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NA's: How Many is Too Many?

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  • NA's: How Many is Too Many?

    On another thread I asked this question and didnt really get a clear answer. How many NA's is too many? If you have too many, which ones do you get rid of? Where do you put them?

    I have 164 right now and would have many more if I really wrote everything down...

  • #2
    It's hard to give a clear answer because NAs are so personal. A few thoughts, though...

    Not writing them down doesn't make them go away. Write *everything* down.

    Yes, 164 is probably too many, unless they are all very tiny. How long would it take you to actually do all of them, assuming no interruptions and no new tasks? If the answer is more than a week or two, you might need to rethink your commitments: you're probably not going to be able to meet all of them. FWIW, I currently have 78 NAs, not including recurring tasks, and I'm feeling completely swamped.

    Getting rid of NAs is likewise a very personal question. My optional "might be nice if" might be your absolutely critical priority. When I prune my lists, though, I usually start with the tasks that seem to be hanging around week after week. Are they projects in disguise that need to be broken down further? (Add to project list, replace with better NA.) Are they really *next* actions, or does something else need to happen first? (Move to project support, replace with better NA.) Are they things that have been overtaken by events and are no longer relevant? (Delete.) Or are they stuff that would be nice, but I'm not willing to dedicate the resources to get them done? (Move to Someday/Maybe.)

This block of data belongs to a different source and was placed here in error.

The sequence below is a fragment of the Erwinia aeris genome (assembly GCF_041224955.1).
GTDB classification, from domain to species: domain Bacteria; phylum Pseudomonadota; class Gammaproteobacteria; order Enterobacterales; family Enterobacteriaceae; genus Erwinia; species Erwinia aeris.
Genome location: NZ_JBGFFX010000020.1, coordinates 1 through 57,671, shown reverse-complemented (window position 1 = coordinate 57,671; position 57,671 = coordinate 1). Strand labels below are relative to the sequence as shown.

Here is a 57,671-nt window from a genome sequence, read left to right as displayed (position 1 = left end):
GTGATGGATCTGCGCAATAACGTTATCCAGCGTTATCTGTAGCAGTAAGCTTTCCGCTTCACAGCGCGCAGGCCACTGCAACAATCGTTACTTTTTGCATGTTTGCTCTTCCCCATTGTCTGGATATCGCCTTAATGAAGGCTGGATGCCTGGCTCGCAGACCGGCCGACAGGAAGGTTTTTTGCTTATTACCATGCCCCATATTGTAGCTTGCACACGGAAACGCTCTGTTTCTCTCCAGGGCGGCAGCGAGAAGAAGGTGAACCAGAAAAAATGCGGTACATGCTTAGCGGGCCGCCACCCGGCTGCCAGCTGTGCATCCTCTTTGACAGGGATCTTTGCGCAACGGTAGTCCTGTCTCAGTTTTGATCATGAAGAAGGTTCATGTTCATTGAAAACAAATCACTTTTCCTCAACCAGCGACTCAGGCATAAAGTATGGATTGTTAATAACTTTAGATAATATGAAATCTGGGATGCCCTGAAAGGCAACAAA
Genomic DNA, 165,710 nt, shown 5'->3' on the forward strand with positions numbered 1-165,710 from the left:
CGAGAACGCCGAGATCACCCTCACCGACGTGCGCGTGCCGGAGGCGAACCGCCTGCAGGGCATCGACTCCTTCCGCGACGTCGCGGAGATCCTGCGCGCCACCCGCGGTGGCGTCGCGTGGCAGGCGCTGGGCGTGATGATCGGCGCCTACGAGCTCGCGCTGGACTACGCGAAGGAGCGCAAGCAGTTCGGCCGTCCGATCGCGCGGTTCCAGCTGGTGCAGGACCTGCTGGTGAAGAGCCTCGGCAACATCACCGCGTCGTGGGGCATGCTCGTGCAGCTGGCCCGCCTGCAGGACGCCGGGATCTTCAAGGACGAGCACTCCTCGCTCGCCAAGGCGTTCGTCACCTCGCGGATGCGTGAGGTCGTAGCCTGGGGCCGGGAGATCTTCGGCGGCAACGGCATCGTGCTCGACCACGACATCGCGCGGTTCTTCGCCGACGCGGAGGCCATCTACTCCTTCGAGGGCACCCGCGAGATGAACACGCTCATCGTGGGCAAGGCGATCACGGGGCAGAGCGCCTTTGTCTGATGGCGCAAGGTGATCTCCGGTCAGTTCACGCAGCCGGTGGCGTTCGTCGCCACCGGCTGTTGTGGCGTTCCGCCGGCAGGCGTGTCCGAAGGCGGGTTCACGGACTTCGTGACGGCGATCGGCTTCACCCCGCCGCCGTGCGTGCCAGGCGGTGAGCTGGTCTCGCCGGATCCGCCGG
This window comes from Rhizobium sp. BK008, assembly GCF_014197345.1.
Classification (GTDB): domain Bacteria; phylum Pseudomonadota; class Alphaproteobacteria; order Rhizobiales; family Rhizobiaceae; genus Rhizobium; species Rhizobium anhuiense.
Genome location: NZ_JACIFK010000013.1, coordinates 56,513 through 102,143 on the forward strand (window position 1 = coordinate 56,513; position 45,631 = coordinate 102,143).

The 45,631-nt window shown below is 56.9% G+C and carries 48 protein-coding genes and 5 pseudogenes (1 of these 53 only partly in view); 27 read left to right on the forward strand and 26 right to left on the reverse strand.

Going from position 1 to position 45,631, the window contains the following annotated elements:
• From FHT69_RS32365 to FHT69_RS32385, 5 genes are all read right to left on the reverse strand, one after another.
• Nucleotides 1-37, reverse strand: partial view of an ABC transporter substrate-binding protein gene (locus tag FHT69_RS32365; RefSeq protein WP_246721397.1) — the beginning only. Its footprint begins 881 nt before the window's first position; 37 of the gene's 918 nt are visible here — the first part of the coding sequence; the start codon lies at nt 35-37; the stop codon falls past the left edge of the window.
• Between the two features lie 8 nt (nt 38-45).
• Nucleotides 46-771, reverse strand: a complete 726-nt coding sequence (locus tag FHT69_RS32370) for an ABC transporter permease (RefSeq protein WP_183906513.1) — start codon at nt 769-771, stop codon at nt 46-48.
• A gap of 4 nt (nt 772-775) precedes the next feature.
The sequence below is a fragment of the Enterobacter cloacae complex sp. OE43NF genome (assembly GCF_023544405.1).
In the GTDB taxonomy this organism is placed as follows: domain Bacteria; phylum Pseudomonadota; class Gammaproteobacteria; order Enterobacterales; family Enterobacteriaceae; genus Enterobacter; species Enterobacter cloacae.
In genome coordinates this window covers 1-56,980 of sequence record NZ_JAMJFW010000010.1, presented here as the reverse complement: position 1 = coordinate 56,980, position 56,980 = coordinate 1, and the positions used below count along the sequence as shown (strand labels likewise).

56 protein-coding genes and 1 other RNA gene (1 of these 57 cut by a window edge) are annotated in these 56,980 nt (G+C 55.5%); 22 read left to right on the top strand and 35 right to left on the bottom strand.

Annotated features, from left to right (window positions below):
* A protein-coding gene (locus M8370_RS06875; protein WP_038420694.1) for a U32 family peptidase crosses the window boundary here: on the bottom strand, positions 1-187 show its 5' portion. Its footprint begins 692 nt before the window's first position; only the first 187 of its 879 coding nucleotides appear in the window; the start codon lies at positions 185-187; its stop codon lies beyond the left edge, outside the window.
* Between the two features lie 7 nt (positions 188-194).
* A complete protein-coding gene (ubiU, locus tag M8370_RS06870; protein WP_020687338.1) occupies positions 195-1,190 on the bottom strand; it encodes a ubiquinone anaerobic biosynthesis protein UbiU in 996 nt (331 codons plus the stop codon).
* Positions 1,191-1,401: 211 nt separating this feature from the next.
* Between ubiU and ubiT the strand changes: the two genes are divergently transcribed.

Hope this helps,

    Katherine

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    • #3
      My current list

      @Agendas 58
      @Anywhere 7
      @Calls 23
      @Computer 50
      @Errands 3
      @Home 18
      @Networked 23
      @Office 35
      --------------
      Total I own: 217
      @Waiting Fors 106
      Total Next Actions: 323

      Projects 129 (73 of which are delegated projects)
      Someday 81

      I've been pretty slammed lately so this is probably too many. The key to GTD is that once you get everything written down then you start to make real choices about what is really a next action that you are going to do and what is on your list that you are going to have the courage to at least renegotiate with yourself and move to someday/mabye or perhaps better yet boldly decide not to do.

      Personally I prefer to keep as many of my Next Actions as possible to be waiting fors. Those take almost no time. I review them during my weekly review and send notes to people who owe me stuff reminding them if the item is close to due or overdue. I probably need to do some delegation of some of my @Computer stuff this afternoon...

      How many is too many is so personal. How much discretionary time do you have? If you're booked 60-90% of your day you'd better have a pretty short next action list. If you don't have anything on your calendar for the next two weeks, well then you should have plenty of time to work on a longer list.

      It also matters how long your standard next action takes. My @Computer list tends to get long because many of the tasks there are reviewing documents for publication. Many of these are fairly long and can take an hour or more. Hard to get an hour on my calendar. Easier to knock out a few 5-10 minute next actions on the @Office list...

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      • #4
        Here's my NA's in Entourage as of tonight:

        @Agenda 26 people
        @Calls 17
        @Creative Writing 0
        @Daily Reminders 9
        @Email 19
        @Errands 20
        @Home 9
        @MacBook Pro 25